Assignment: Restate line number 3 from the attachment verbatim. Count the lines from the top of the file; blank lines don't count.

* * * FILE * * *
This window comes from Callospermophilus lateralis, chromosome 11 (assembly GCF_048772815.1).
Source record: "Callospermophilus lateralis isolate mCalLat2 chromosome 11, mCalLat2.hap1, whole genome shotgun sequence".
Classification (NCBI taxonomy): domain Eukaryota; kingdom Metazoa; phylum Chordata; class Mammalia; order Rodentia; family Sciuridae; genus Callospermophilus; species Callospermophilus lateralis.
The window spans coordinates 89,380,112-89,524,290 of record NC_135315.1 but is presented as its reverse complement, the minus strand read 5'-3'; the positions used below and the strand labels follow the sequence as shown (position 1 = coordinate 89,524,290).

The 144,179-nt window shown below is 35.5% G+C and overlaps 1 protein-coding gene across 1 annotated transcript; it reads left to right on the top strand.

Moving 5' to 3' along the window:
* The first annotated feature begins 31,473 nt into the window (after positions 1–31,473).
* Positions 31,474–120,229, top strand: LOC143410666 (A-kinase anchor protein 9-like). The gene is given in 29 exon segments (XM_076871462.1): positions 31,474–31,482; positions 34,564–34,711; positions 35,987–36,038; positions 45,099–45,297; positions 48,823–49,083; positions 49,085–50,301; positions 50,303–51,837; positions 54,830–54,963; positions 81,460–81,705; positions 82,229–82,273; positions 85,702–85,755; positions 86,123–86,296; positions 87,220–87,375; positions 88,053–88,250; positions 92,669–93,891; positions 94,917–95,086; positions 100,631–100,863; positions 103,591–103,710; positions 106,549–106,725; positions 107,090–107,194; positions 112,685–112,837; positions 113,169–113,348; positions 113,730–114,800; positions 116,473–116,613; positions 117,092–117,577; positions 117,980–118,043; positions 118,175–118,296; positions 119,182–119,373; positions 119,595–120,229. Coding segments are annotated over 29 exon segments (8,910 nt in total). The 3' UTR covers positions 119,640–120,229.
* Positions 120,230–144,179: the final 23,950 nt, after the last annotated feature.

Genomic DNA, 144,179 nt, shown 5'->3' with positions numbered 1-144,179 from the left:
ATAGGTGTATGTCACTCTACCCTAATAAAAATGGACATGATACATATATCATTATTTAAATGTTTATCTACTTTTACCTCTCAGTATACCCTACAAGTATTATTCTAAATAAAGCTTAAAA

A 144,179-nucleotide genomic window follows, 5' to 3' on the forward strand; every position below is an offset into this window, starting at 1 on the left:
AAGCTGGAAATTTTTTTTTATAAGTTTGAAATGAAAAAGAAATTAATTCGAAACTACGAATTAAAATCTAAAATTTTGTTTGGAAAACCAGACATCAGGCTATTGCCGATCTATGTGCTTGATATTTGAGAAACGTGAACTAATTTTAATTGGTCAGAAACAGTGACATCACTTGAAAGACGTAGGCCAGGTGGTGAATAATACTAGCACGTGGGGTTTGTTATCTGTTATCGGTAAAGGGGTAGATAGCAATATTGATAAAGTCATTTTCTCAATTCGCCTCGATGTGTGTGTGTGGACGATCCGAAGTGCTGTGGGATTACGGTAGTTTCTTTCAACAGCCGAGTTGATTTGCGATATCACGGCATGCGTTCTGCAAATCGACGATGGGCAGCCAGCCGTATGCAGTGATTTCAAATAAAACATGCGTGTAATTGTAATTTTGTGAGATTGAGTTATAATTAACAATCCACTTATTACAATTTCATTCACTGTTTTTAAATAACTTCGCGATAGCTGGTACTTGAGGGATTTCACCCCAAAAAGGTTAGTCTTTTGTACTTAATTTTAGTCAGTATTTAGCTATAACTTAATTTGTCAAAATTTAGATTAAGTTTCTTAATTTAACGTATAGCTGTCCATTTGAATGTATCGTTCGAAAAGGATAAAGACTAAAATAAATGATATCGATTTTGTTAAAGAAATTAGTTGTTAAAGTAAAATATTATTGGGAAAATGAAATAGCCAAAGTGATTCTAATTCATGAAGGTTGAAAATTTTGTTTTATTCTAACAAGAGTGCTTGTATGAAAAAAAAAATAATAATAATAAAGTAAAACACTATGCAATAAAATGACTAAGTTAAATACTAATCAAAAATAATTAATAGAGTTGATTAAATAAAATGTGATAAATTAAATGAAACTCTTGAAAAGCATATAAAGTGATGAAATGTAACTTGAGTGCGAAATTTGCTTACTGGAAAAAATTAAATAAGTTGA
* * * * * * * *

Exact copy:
Classification (NCBI taxonomy): domain Eukaryota; kingdom Metazoa; phylum Chordata; class Mammalia; order Rodentia; family Sciuridae; genus Callospermophilus; species Callospermophilus lateralis.